She dressed for her adventure in a long skirt and a flowery hat and rested her head on a heart shaped pillow. She took the 200 foot plunge at 4:30 p.m. and fifteen minutes later she was retrieved at the base of the Falls. When she was released from the barrel she was heard to say that “no one ought ever do that again”. It is not recorded what the cat said, but it may have been something similar.

Annie Taylor survived the plunge in a barrel, but is it possible to survive without a barrel? It has happened although many would call it a miracle.

On July 9th 1960, seven year old Roger Woodward and his 17 year old sister Deanne, set out on a boat ride through the upper Niagara with family friend James Honeycutt. About a mile before the brink of Horseshoe Falls the motor malfunctioned and ceased running. Unable to restart the engine, Honeycutt began to frantically row in the direction of the shore but the strong current was carrying the boat swiftly towards the Falls. Honeycutt ordered the Woodward children to put on their life-preservers, although he was too busy rowing to put his on.

The boat capsized in the rapids above the Falls separating Deanne from both Roger and Honeycutt. Deanne held onto the side of the boat until a wave forced her under. When she surfaced she was spotted by John Hayes and John Quattrochi who were standing on the shore. Hayes grabbed Deanne by her fingers and called for help from Quattrochi. Together they pulled her from the water.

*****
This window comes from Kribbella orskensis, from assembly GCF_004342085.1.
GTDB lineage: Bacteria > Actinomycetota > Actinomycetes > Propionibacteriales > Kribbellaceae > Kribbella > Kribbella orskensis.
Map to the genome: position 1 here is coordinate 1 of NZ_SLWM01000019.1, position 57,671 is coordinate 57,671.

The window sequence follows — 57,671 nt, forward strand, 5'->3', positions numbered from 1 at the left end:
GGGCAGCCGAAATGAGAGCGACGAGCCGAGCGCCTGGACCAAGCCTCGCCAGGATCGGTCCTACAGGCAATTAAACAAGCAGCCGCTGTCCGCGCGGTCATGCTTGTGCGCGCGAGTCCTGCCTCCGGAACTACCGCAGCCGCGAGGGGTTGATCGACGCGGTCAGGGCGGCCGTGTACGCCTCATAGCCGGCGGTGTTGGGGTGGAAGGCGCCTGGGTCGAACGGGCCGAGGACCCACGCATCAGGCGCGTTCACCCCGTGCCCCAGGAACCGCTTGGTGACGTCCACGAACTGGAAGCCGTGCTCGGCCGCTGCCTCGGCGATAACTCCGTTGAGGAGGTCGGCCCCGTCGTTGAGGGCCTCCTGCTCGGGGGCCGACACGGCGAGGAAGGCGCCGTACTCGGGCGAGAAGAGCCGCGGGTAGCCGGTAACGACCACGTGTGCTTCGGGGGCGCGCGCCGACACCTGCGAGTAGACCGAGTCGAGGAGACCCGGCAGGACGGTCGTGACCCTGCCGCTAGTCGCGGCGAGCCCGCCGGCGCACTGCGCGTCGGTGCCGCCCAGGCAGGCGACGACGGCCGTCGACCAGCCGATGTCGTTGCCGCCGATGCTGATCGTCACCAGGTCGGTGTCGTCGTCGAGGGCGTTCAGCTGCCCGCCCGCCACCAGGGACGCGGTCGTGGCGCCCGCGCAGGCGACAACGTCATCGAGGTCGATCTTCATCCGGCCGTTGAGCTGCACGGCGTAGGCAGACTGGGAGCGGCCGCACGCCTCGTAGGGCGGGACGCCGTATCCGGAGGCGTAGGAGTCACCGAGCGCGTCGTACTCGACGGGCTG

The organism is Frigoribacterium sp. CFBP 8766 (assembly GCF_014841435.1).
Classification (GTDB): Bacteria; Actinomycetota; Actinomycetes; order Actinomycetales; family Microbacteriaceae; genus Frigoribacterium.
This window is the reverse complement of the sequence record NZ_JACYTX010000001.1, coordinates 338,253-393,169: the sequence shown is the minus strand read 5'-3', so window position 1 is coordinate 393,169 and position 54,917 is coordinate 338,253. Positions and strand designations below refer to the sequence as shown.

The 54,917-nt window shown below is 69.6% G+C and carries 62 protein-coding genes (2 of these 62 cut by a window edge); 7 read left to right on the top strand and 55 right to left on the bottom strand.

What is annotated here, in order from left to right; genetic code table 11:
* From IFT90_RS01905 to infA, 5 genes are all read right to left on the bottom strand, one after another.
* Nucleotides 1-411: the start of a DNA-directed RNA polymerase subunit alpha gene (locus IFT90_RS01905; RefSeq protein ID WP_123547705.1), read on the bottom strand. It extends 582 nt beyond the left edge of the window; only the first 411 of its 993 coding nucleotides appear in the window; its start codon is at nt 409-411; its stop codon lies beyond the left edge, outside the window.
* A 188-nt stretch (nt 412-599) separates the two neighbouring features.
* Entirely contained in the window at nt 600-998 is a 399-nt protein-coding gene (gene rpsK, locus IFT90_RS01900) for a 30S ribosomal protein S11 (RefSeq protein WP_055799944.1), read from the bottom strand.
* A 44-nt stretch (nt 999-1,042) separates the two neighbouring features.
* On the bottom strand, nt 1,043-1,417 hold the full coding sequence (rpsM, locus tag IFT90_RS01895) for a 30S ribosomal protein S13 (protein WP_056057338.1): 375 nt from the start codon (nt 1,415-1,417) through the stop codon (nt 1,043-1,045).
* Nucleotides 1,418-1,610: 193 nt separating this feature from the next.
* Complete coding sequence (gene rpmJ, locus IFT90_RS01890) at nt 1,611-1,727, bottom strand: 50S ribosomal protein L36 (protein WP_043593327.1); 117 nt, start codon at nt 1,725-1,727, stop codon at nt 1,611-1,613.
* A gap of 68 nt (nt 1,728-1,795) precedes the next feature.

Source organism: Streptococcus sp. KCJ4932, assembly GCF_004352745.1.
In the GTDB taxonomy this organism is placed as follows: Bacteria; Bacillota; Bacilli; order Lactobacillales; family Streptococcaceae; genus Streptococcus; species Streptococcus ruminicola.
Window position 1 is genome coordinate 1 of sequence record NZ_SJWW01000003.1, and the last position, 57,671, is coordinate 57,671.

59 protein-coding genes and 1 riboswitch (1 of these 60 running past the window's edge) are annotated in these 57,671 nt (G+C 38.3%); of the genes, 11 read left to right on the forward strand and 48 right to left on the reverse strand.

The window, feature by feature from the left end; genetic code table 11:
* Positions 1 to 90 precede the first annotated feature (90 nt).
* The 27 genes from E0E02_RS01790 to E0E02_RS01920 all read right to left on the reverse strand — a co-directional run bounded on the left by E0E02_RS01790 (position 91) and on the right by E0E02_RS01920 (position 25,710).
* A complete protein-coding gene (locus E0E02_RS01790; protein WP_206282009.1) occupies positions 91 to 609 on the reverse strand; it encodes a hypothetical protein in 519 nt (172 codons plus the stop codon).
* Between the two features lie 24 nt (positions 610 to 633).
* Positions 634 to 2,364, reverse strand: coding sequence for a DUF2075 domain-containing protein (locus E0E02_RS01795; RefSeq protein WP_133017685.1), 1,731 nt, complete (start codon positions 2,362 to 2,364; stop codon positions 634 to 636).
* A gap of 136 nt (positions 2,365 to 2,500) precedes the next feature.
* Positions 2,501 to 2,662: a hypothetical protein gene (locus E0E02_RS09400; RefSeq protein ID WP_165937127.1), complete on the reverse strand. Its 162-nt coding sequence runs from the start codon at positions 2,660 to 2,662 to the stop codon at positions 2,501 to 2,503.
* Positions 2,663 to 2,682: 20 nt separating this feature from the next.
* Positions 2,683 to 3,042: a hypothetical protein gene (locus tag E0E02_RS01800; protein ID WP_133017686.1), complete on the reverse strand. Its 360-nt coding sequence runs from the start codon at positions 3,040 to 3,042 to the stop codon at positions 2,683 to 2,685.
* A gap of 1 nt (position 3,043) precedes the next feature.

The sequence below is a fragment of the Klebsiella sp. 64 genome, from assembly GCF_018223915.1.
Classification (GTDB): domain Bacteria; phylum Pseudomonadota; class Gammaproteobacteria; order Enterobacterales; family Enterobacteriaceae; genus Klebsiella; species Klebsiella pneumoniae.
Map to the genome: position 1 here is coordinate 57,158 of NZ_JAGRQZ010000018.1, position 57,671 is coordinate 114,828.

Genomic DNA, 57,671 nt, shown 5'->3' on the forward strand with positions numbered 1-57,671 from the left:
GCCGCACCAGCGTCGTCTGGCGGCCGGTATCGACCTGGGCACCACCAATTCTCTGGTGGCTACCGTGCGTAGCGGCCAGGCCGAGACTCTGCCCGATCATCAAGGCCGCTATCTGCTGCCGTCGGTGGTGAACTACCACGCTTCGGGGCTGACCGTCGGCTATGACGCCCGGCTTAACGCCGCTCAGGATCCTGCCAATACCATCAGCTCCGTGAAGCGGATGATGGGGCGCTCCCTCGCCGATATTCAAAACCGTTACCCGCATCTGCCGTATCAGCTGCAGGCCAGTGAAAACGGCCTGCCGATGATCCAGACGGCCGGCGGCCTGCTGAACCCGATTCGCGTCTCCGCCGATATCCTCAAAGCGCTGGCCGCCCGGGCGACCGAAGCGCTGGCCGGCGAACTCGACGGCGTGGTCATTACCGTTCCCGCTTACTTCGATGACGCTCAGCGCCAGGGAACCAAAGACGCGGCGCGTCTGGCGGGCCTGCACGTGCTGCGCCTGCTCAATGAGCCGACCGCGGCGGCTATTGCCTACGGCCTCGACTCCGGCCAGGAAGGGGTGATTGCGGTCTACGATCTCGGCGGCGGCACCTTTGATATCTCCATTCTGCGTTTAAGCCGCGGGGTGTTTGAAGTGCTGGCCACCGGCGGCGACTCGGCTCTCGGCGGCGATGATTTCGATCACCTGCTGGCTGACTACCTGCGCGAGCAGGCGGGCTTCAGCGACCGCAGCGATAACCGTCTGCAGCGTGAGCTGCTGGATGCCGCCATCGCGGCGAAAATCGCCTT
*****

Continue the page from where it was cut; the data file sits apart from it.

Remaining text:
Roger Woodward was in Honeycutt’s arms until the raging water pulled them apart as they rode over the crest of the Falls. Roger was forced into the deep water at the base of the Falls but quickly floated to the surface, due to his life-preserver. The crew of the Maid of the Mist spotted his orange life-jacket and, after eight minutes and three approaches, they finally rescued him by using a life ring. He sustained only minor cuts and bruises and his sister was treated for shock. James Honeycutt did not survive.